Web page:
J.J.: That’s a very complex question. every residency centre around the world has its own profile, interests and reasons for doing what it does, and the same goes for the artists who choose to do residencies. how they benefit from doing a residency is that they are given this opportunity to step aside from their day jobs or other commitments and to devote a certain amount of time to their artistic practice and try out their ideas in different contexts as well as work with new audiences. even though i work with residencies myself, i am also aware of the potential risks of this new phenomenon of residencies. sometimes they may become a new form of tourism, which doesn’t have to be considered solely as a drawback; however, if residency is treated just as a place to stay at in another country, the matter becomes quite complicated. in my opinion, production and experimentation should remain crucial aspects of residencies.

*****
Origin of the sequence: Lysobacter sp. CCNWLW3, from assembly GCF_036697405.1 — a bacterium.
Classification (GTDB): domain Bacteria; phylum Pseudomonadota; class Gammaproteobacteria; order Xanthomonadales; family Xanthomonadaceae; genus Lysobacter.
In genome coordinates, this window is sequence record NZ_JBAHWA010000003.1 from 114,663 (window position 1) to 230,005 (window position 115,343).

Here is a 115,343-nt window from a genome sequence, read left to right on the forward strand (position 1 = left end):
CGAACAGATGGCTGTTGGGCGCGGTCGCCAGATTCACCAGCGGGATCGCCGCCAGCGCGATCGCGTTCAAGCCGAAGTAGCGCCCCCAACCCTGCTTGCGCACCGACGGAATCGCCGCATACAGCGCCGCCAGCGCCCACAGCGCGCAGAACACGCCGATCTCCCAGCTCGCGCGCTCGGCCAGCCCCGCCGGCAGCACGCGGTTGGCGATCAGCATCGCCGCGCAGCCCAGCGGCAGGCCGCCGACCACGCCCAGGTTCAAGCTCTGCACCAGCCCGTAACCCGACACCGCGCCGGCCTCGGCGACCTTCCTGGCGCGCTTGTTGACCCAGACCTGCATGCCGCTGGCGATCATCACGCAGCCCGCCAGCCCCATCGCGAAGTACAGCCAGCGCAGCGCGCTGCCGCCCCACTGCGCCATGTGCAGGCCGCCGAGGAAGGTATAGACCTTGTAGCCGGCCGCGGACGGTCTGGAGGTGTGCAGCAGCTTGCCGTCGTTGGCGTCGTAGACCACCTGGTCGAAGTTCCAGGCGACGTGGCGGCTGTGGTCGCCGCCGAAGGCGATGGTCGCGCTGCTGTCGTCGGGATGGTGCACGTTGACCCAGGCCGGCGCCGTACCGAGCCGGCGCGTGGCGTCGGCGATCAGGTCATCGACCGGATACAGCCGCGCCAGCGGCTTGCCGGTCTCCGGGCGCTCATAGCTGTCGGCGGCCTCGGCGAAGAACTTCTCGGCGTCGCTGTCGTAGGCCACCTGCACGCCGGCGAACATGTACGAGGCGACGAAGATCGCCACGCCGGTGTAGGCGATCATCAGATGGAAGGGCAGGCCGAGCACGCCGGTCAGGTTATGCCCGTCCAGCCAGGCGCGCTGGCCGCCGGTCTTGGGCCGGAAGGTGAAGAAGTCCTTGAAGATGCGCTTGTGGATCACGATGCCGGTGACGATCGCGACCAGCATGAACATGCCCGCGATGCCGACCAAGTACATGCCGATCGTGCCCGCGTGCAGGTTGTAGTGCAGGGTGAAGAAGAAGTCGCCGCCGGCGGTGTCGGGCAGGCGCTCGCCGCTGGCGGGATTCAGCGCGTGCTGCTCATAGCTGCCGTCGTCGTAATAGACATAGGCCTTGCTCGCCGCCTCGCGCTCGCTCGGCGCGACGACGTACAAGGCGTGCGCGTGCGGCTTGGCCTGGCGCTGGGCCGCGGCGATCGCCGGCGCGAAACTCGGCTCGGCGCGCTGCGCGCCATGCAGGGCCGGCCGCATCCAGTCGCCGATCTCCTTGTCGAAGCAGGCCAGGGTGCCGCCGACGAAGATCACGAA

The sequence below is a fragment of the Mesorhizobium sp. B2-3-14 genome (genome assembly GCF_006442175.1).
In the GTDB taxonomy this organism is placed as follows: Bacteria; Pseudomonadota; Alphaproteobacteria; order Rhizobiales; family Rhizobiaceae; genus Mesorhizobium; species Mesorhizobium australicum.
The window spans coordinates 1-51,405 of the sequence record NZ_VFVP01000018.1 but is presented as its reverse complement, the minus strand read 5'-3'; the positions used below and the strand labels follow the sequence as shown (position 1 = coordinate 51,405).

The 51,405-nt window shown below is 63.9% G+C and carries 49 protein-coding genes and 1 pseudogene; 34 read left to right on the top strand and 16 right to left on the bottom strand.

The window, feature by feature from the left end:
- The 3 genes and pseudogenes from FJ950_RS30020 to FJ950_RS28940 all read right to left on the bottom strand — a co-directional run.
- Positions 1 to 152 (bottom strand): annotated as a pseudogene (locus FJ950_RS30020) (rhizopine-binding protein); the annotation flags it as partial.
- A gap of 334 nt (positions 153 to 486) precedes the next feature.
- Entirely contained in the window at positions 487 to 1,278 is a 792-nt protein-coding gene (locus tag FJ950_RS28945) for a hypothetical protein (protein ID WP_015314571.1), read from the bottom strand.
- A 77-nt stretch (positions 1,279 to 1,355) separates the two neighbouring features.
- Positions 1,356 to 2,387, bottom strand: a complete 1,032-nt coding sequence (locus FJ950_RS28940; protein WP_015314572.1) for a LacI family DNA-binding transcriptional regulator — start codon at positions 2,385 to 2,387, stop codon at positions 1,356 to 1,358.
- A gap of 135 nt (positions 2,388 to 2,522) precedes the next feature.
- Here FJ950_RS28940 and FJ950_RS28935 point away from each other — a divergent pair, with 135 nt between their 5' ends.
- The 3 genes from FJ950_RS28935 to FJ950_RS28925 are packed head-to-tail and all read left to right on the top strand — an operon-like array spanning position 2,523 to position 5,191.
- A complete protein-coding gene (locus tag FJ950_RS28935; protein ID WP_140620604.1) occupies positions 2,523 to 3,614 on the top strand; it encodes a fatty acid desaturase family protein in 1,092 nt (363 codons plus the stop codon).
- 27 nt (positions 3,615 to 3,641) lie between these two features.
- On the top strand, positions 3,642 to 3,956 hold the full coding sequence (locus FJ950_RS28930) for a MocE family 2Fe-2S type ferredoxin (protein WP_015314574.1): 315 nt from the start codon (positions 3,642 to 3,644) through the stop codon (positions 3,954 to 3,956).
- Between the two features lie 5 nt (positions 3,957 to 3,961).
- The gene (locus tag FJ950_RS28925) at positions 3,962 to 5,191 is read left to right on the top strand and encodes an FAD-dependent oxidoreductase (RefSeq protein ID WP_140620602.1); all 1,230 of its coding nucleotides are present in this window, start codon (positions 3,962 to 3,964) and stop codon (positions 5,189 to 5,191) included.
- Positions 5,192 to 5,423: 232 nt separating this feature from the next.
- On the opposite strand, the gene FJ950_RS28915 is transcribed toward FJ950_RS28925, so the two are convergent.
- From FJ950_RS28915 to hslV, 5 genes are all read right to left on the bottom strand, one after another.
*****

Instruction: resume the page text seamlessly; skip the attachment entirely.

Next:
D.B.: Which are the residency centres or programmes that you yourself find the most interesting?
J.J.: It’s difficult to name them all, but there are many relevant residencies around the world that can offer their artists an opportunity to advance their careers. from bigger ones such as Wiels in brussels, Iaspis in stockholm or Gasworks in london, who can offer their artists a lot of exposure and a good network and facilities, to smaller ones such as the Baltic Art Centre, which work very individually with each resident to commission exciting new works. i’m also curious to see other residencies that combine elements of alternative education, such as Open School east in london.